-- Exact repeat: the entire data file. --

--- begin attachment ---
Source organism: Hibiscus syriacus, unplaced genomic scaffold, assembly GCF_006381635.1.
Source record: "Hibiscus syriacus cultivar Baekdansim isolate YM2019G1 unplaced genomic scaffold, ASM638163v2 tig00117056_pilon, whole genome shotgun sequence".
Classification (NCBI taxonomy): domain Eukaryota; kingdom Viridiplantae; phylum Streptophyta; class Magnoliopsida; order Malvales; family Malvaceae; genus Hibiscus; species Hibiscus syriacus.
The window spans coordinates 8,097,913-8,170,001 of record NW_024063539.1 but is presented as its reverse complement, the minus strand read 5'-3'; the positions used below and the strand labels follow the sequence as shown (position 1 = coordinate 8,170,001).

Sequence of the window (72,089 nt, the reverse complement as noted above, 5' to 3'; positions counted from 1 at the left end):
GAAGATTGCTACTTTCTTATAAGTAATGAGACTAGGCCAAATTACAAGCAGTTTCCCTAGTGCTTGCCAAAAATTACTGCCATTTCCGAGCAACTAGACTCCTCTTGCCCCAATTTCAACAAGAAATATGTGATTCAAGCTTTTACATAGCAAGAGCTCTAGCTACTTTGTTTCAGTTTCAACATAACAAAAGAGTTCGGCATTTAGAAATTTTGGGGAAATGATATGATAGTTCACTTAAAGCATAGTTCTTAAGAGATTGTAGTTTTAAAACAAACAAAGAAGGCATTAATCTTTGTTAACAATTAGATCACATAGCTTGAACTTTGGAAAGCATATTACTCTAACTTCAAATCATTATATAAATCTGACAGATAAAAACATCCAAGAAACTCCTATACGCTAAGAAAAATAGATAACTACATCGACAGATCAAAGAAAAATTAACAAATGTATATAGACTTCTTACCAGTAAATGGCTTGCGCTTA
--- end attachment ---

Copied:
Source organism: Hibiscus syriacus, unplaced genomic scaffold, assembly GCF_006381635.1.
Source record: "Hibiscus syriacus cultivar Baekdansim isolate YM2019G1 unplaced genomic scaffold, ASM638163v2 tig00117056_pilon, whole genome shotgun sequence".
Classification (NCBI taxonomy): domain Eukaryota; kingdom Viridiplantae; phylum Streptophyta; class Magnoliopsida; order Malvales; family Malvaceae; genus Hibiscus; species Hibiscus syriacus.
The window spans coordinates 8,097,913-8,170,001 of record NW_024063539.1 but is presented as its reverse complement, the minus strand read 5'-3'; the positions used below and the strand labels follow the sequence as shown (position 1 = coordinate 8,170,001).

Sequence of the window (72,089 nt, the reverse complement as noted above, 5' to 3'; positions counted from 1 at the left end):
GAAGATTGCTACTTTCTTATAAGTAATGAGACTAGGCCAAATTACAAGCAGTTTCCCTAGTGCTTGCCAAAAATTACTGCCATTTCCGAGCAACTAGACTCCTCTTGCCCCAATTTCAACAAGAAATATGTGATTCAAGCTTTTACATAGCAAGAGCTCTAGCTACTTTGTTTCAGTTTCAACATAACAAAAGAGTTCGGCATTTAGAAATTTTGGGGAAATGATATGATAGTTCACTTAAAGCATAGTTCTTAAGAGATTGTAGTTTTAAAACAAACAAAGAAGGCATTAATCTTTGTTAACAATTAGATCACATAGCTTGAACTTTGGAAAGCATATTACTCTAACTTCAAATCATTATATAAATCTGACAGATAAAAACATCCAAGAAACTCCTATACGCTAAGAAAAATAGATAACTACATCGACAGATCAAAGAAAAATTAACAAATGTATATAGACTTCTTACCAGTAAATGGCTTGCGCTTA